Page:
What the Dickens? The Invisible Woman Explores a Scandalous Victorian Affair

Nelly Ternan comes out of the shadows

An affair to remember.
An affair to remember.

The holiday season—when some version of A Christmas Carol crowds the TV schedule daily, turning Scrooge into as popular a household name as Santa—seems like a perfect time for a movie about Charles Dickens. The Invisible Woman is directed by and stars Ralph Fiennes as one of the world’s most beloved authors, but hold the eggnog and the ho-ho-ho. This one is about the illicit, scandalous and emotionally lacerating relationship between Dickens, 45 and married for 20 years with a wife and 10 children, and a 17-year-old actress named Nelly Ternan. It was a love affair that destroyed his marriage, survived a train wreck, inspired themes and characters in some of his greatest books (Great Expectations was set in Nelly’s home town) and, despite whispered rumors of adultery, remained one of the best-kept secrets in Victorian England from 1857 until his death in 1870. History sustained his fame, wealth and place in literature, but it was an invisible woman veiled in shadow who fueled his lust for life.

Details are still so unsubstantiated that Nelly’s own family knew nothing about her affair when she died in 1914. But scriptwriter Abi Morgan (The Iron Lady) does an admirable job of distilling myriad facts from Claire Tomalin’s acclaimed 1991 biography of Dickens’ teenage mistress into a cogently written and elegantly appointed period piece that relates passages in his books to emotions in his personal life, holding the attention and shedding light on one of literature’s most fascinating footnotes.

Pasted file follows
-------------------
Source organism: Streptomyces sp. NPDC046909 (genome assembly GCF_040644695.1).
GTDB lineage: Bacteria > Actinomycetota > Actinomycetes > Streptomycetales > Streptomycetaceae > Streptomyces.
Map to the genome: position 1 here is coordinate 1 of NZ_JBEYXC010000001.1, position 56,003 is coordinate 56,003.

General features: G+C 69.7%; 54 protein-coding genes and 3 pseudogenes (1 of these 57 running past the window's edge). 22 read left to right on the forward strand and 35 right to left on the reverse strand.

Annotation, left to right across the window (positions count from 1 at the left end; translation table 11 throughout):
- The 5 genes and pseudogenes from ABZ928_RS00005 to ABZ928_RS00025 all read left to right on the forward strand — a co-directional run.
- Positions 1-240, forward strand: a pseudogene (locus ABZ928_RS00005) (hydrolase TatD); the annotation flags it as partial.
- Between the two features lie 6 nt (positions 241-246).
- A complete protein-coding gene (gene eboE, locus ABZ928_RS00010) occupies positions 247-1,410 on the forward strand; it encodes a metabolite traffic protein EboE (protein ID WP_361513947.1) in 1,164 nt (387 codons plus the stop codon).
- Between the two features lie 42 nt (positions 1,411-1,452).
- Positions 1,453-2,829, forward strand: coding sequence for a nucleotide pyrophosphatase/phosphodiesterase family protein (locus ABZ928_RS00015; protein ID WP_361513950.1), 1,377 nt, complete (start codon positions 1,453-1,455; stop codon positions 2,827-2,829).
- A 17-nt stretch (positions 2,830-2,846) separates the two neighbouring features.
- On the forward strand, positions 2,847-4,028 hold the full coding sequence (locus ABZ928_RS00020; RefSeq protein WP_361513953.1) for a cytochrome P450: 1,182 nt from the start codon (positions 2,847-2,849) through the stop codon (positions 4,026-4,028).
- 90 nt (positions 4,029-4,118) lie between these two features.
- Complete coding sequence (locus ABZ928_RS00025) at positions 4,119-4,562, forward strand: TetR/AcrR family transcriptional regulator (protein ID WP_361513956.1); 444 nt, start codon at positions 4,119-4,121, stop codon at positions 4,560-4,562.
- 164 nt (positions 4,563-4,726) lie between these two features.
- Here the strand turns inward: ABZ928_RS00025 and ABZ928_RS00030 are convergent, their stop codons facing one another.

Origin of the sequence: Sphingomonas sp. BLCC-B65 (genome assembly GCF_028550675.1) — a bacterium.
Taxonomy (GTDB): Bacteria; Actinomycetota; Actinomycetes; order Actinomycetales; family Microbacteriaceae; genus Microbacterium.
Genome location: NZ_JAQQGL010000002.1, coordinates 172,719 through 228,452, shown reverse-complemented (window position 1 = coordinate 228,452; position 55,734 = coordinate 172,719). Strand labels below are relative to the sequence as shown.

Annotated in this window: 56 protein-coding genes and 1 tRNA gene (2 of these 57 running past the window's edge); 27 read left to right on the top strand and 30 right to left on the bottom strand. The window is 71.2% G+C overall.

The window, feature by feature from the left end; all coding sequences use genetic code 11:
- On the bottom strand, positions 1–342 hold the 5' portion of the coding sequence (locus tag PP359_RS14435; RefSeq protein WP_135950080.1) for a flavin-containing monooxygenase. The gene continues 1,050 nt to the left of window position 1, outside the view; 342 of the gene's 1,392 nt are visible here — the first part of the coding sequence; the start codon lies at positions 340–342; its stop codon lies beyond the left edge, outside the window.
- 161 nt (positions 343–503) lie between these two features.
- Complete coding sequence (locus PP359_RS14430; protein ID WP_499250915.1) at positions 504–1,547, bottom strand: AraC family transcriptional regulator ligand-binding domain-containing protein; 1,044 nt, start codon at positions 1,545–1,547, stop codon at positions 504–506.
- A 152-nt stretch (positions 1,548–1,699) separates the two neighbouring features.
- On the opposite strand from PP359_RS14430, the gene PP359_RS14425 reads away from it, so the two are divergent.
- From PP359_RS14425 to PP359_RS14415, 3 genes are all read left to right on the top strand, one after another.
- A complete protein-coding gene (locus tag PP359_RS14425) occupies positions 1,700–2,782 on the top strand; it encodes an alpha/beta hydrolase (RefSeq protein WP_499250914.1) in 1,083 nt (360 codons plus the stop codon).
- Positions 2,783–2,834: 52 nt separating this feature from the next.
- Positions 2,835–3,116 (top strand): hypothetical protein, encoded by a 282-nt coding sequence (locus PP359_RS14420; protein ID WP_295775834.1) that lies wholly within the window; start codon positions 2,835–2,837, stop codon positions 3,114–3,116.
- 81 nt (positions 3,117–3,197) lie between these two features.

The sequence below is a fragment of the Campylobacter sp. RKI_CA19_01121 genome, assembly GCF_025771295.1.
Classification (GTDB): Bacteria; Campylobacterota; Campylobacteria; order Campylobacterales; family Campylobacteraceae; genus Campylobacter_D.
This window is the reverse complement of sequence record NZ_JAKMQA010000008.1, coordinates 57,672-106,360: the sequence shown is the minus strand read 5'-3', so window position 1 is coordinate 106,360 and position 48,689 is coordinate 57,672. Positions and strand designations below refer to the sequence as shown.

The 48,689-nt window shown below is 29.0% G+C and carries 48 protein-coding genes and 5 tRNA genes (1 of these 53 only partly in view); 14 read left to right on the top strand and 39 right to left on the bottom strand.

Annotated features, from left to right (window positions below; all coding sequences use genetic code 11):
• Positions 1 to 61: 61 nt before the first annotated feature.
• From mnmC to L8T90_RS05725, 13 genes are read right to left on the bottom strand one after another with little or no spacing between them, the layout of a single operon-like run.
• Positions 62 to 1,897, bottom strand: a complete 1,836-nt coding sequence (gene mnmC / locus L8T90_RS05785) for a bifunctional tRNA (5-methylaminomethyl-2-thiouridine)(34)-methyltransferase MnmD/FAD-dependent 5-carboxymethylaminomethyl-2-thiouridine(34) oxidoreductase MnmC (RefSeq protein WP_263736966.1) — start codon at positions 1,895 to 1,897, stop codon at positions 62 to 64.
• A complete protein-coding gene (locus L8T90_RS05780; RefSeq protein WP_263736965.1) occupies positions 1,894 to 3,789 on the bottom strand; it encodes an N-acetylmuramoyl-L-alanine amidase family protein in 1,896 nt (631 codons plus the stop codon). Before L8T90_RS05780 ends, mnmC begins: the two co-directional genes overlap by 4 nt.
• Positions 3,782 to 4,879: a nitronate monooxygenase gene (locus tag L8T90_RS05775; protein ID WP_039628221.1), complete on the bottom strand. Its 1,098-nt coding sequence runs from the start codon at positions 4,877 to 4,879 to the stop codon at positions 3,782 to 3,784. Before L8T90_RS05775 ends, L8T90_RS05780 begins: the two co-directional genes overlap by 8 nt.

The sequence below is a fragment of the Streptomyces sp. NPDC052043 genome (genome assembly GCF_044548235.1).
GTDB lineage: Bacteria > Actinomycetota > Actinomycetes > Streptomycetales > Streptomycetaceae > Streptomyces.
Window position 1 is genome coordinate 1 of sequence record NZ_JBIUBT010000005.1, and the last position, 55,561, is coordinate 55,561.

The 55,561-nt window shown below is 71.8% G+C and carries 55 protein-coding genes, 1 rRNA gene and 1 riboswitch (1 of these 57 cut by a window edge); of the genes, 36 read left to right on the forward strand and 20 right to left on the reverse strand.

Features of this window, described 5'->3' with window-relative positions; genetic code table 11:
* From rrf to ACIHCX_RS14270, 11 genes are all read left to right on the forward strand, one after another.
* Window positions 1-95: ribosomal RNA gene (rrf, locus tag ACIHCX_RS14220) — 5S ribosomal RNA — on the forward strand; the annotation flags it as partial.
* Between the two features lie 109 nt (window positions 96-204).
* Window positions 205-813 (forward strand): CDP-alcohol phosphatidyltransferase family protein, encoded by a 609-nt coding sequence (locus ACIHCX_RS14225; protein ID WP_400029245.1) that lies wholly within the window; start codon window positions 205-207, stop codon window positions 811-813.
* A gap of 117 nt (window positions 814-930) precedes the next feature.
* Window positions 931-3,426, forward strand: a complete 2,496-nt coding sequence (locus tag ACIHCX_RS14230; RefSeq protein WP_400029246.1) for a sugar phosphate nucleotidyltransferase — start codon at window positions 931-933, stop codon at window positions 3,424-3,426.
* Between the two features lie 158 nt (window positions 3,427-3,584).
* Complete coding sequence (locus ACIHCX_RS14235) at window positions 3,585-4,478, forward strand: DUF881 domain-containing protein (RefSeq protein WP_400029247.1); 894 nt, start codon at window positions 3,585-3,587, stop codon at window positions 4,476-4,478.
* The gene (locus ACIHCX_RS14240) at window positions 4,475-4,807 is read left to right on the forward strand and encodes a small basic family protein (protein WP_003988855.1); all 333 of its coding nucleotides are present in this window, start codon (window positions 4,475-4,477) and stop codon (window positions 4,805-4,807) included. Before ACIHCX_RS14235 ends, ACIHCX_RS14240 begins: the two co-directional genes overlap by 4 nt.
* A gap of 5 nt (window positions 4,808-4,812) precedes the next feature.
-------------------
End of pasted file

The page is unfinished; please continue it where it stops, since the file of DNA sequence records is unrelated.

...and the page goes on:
Ralph Fiennes has tremendous force as Dickens, heading a meticulous cast that includes Kristin Scott Thomas as Nelly’s mother and Tom Hollander as the father of modern psychodrama Wilkie Collins, who wrote enduring murder mysteries like The Woman in White. There’s excellent work from Felicity Jones as Nelly, the prim Victorian who disapproved of love outside of marriage, especially with a married man, and tried to keep their affair platonic but surrendered anyway. She was relegated to the sad role of second-class citizen in the shadow of his limelight, but it was Dickens’ wife, Catherine—overweight, unloved and humiliated—who suffered the most pain, and the stoic performance by a great English actress named Joanna Scanlan that really steals the picture. Forbidden all contact with her children, unable to speak out in her own defense and discarded like old string, she’s the only character not invited to the party. Her eventual collapse is wrenching.

Catherine’s plight tugs at the heartstrings, while Nelly didn’t fare much better. Dickens refused to marry her (though it is rumored that he did father a child with her), used the assumed name Mr. Tringham when he visited her in the love nest he provided, burned all correspondence that might condemn him in Victorian society and left her penniless. Catherine and Nelly are both invisible women, making the titan of 19thcentury prose look petty, selfish and guilty. He was a liar, a vindictive heel and something of a cad. Mr. Fiennes admirably humanizes the characters while exploring their contradictions and emphasizing their feelings. But his no-frills direction is a bit stodgy for my taste, and although this is not the Dickens you’d ever pay to hear read Little Dorrit, there’s more vitality in his performance than the film itself.

DIRECTED BY Ralph Fiennes
STARRING Ralph Fiennes, Felicity Jones and Michelle Fairley

What the Dickens? <em>The Invisible Woman</em> Explores a Scandalous Victorian Affair